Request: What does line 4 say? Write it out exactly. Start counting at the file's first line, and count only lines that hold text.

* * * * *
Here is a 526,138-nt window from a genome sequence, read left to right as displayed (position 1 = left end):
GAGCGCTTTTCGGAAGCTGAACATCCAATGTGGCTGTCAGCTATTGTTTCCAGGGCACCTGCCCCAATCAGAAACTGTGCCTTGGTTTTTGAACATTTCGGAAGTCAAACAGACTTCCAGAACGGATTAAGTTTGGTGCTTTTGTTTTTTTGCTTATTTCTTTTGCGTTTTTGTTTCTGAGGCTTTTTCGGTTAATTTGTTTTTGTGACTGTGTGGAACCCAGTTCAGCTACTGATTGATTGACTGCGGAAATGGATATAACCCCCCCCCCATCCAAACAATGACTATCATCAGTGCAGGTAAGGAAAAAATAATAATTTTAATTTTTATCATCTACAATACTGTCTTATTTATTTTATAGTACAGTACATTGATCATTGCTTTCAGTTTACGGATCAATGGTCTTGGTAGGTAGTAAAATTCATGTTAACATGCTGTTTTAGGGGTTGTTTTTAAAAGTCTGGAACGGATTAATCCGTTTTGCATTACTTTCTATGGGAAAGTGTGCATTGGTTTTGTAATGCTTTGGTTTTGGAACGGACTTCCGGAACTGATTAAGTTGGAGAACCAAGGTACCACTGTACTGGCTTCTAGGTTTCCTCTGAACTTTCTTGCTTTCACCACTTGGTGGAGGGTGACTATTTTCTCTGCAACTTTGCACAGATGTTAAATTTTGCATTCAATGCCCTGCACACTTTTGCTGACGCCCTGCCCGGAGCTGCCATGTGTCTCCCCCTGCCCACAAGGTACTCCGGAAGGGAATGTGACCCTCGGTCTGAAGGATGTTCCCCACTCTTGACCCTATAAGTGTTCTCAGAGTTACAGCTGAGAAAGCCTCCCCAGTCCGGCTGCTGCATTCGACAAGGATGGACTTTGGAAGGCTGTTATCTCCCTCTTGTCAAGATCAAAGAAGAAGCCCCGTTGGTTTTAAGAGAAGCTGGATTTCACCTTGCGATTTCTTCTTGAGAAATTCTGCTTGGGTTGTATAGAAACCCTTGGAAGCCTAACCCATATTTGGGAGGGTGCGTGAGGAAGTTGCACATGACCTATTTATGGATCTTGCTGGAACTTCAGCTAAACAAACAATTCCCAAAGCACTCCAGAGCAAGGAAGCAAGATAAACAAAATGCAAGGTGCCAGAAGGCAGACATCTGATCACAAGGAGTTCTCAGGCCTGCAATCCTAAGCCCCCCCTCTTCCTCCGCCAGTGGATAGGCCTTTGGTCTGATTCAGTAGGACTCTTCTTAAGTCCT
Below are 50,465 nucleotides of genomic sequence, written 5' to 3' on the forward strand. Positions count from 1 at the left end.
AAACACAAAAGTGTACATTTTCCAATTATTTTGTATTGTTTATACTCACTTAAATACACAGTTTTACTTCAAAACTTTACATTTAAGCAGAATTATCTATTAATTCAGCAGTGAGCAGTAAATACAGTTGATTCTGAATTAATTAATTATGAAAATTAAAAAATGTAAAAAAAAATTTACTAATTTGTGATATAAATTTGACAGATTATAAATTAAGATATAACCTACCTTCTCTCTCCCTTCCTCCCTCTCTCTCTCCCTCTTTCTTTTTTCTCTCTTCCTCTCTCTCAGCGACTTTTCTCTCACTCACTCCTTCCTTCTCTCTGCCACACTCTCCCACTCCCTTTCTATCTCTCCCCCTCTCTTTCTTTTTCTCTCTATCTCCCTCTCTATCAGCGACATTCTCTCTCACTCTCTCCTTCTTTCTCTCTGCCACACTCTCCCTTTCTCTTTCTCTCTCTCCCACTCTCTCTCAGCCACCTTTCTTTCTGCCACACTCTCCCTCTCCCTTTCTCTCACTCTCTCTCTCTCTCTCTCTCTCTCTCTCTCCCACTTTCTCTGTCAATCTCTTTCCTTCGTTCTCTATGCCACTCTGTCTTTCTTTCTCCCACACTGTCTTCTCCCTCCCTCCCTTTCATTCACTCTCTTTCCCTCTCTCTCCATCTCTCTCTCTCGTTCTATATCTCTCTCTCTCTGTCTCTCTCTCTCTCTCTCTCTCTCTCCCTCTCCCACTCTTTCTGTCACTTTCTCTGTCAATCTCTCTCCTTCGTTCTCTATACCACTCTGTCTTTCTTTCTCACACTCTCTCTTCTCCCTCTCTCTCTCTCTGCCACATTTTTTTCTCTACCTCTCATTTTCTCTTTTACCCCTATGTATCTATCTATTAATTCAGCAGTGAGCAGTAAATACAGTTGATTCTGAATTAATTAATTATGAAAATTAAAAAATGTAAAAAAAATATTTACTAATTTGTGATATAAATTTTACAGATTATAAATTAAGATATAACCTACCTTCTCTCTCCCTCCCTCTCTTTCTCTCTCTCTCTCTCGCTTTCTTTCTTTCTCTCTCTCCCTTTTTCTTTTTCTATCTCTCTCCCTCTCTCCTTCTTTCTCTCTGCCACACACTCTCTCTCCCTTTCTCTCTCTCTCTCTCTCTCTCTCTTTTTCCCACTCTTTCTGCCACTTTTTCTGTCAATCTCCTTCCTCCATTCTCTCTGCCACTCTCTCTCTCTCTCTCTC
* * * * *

AAACACAAAAGTGTACATTTTCCAATTATTTTGTATTGTTTATACTCACTTAAATACACAGTTTTACTTCAAAACTTTACATTTAAGCAGAATTATCTATTAATTCAGCAGTGAGCAGTAAATACAGTTGATTCTGAATTAATTAATTATGAAAATTAAAAAATGTAAAAAAAAATTTACTAATTTGTGATATAAATTTGACAGATTATAAATTAAGATATAACCTACCTTCTCTCTCCCTTCCTCCCTCTCTCTCTCCCTCTTTCTTTTTTCTCTCTTCCTCTCTCTCAGCGACTTTTCTCTCACTCACTCCTTCCTTCTCTCTGCCACACTCTCCCACTCCCTTTCTATCTCTCCCCCTCTCTTTCTTTTTCTCTCTATCTCCCTCTCTATCAGCGACATTCTCTCTCACTCTCTCCTTCTTTCTCTCTGCCACACTCTCCCTTTCTCTTTCTCTCTCTCCCACTCTCTCTCAGCCACCTTTCTTTCTGCCACACTCTCCCTCTCCCTTTCTCTCACTCTCTCTCTCTCTCTCTCTCTCTCTCTCTCCCACTTTCTCTGTCAATCTCTTTCCTTCGTTCTCTATGCCACTCTGTCTTTCTTTCTCCCACACTGTCTTCTCCCTCCCTCCCTTTCATTCACTCTCTTTCCCTCTCTCTCCATCTCTCTCTCTCGTTCTATATCTCTCTCTCTCTGTCTCTCTCTCTCTCTCTCTCTCTCTCCCTCTCCCACTCTTTCTGTCACTTTCTCTGTCAATCTCTCTCCTTCGTTCTCTATACCACTCTGTCTTTCTTTCTCACACTCTCTCTTCTCCCTCTCTCTCTCTCTGCCACATTTTTTTCTCTACCTCTCATTTTCTCTTTTACCCCTATGTATCTATCTATTAATTCAGCAGTGAGCAGTAAATACAGTTGATTCTGAATTAATTAATTATGAAAATTAAAAAATGTAAAAAAAATATTTACTAATTTGTGATATAAATTTTACAGATTATAAATTAAGATATAACCTACCTTCTCTCTCCCTCCCTCTCTTTCTCTCTCTCTCTCTCGCTTTCTTTCTTTCTCTCTCTCCCTTTTTCTTTTTCTATCTCTCTCCCTCTCTCCTTCTTTCTCTCTGCCACACACTCTCTCTCCCTTTCTCTCTCTCTCTCTCTCTCTCTCTTTTTCCCACTCTTTCTGCCACTTTTTCTGTCAATCTCCTTCCTCCATTCTCTCTGCCACTCTCTCTCTCTCTCTCTC